Drowning Project Uganda
Results: A total of 1435 fatal and non-fatal drowning cases were recorded; 1009 (70%) in lakeside districts and 426 (30%) in non-lakeside districts. Of 1292 fatal cases, 1041 (81%) were identified in only one source. After deduplication, 1283 (89% of recorded cases; 1160 fatal, 123 non-fatal) unique drowning cases remained. Data completeness varied by source and variable. When demographic characteristics were known, fatal victims were predominantly male (n=876, 85%), and the average age was 24 years. In lakeside districts, 81% of fatal cases with a known activity at the time of drowning involved boating.
Results: At the time of this study, Uganda did not have any EMS policy or guidelines. In addition, there was no functional toll-free number for emergency response in the country. However, Ministry of Health reported that a taskforce had been set up to lead development of EMS policy, guidelines, and standards including establishment of a toll-free emergency number. At the sub-national level, ambulances lacked the products and supplies needed to provide pre-hospital care, and mainly functioned as emergency transport vehicles, with no capacity for medical care. Only 16 (30.8%) of the 52 pre-hospital providers assessed had standard ambulances with required equipment, medicines, and personnel. The rest of the service providers had improvised ambulances that were not equipped to provide pre-hospital care. Traffic police and bystanders were the first responders to the majority
Results: We estimated that 25 729 crashes occurred on Ugandan roads in 2016, involving 59 077 individuals with 7558 fatalities. This is more than twice the number of fatalities reported by the police for 2016 (3502) but lower than the estimate from the 2018 Global Status Report (12 036). Pedestrians accounted for the greatest proportion of the fatalities 2455 (32.5%), followed by motorcyclists 1357 (18%)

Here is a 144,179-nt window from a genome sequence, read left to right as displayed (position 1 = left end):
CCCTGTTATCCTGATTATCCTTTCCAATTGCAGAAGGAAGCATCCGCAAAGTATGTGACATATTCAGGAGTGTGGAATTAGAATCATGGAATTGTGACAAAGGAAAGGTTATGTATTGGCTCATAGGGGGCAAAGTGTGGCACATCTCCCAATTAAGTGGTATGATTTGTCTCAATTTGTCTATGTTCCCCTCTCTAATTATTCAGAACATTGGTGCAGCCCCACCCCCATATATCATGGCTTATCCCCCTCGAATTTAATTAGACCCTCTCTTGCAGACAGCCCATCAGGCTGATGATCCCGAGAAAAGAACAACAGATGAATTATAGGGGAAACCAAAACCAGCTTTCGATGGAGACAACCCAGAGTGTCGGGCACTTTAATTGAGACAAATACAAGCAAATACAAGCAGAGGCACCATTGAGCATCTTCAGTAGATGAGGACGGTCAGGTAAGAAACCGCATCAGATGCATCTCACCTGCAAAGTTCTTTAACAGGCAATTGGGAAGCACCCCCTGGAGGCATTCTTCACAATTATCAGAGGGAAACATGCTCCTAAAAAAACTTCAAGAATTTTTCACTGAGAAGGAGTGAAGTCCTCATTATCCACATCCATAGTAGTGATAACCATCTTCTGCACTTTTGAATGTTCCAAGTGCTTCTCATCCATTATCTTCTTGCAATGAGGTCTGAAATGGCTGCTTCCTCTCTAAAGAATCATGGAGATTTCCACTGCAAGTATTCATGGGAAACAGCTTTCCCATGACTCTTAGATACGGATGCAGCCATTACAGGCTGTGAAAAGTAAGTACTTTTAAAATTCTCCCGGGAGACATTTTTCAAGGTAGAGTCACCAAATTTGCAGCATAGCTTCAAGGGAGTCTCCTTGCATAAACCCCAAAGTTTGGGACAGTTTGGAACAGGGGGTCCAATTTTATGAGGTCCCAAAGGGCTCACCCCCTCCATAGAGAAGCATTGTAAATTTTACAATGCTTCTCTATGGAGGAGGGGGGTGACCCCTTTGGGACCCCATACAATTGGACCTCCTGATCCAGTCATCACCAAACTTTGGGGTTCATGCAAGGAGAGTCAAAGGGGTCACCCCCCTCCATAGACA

A literature review of the 550 articles on LMIC emergency care published in the 10-year period from 2007 to 2016 yielded 106 articles for LMIC emergency care surveillance and registry research. Few articles were from established longitudinal surveillance or registries and primarily composed of short-term data collection. Using these articles, a working group was convened by the US National Institutes of Health Fogarty International Center to discuss challenges and potential solutions for established systems to better understand global emergency care in LMICs. The working group focused on potential uses for emergency care surveillance and registry data to improve the quality of services provided to patients. Challenges included a lack of dedicated resources for such research in LMIC settings as well as over-reliance on facility-based data collection without known correlation to the overall burden of emergency conditions in the broader community. The group outlined potential solutions including incorporating data from sources beyond traditional health records, use of standard clinical forms that embed data needed for research and policy making and structured population-based research to establish clear linkages between what is seen in emergency units and the wider community. The group then identified current gaps in LMIC emergency care surveillance and registry research to form a research agenda for the future
This study determined the prevalence of and factors associated with compliance to selected road safety measures (helmet use, retro-reflective jackets use, riding permit and carrying one passenger) among commercial motorcyclists in Kawempe, from April to June 2014 using interviewer administered questionnaires. Total compliance was 0.9% and 24.4% to at least 3/4 measures. Compliance by measure was; 7.6% retroreflective jackets, 28.8% riding permits, 69.4% helmet use and 86.1% carrying one passenger. The associated factors were; knowing that (training before one starts to ride prevents crashes, Adjusted-odds-ratio (AOR) = 2.38 (1.36-4.19), maintaining the motorcycle in good condition prevents crashes, AOR = 0.34 (0.15-0.77) and padding reduces impact of road traffic injury, AOR = 0.37 (0.15-0.89)). Prevalence to compliance is very low. Road safety messages should highlight the importance of all road safety measures to improve compliance.
A total of 645,805 road traffic injuries were reported from January 2011 through December 2015 and 2,807 deaths reported from 2011 through 2014. Injuries increased from 37,219 in 2011 to 222,267 in 2014 and sharply dropped in December 2015 to 57,149. Kampala region had the highest number of injuries and deaths (18.3% (117,950/645,805) and 22.6% (634/2807)) respectively whereas Karamoja had the lowest injuries and deaths (1.7% (10,823/645,805) and 0.8% (21/2807)) respectively. Children aged 0-4 years accounted for 21.9% (615/2807) deaths; mostly females 81% (498/615) were affected.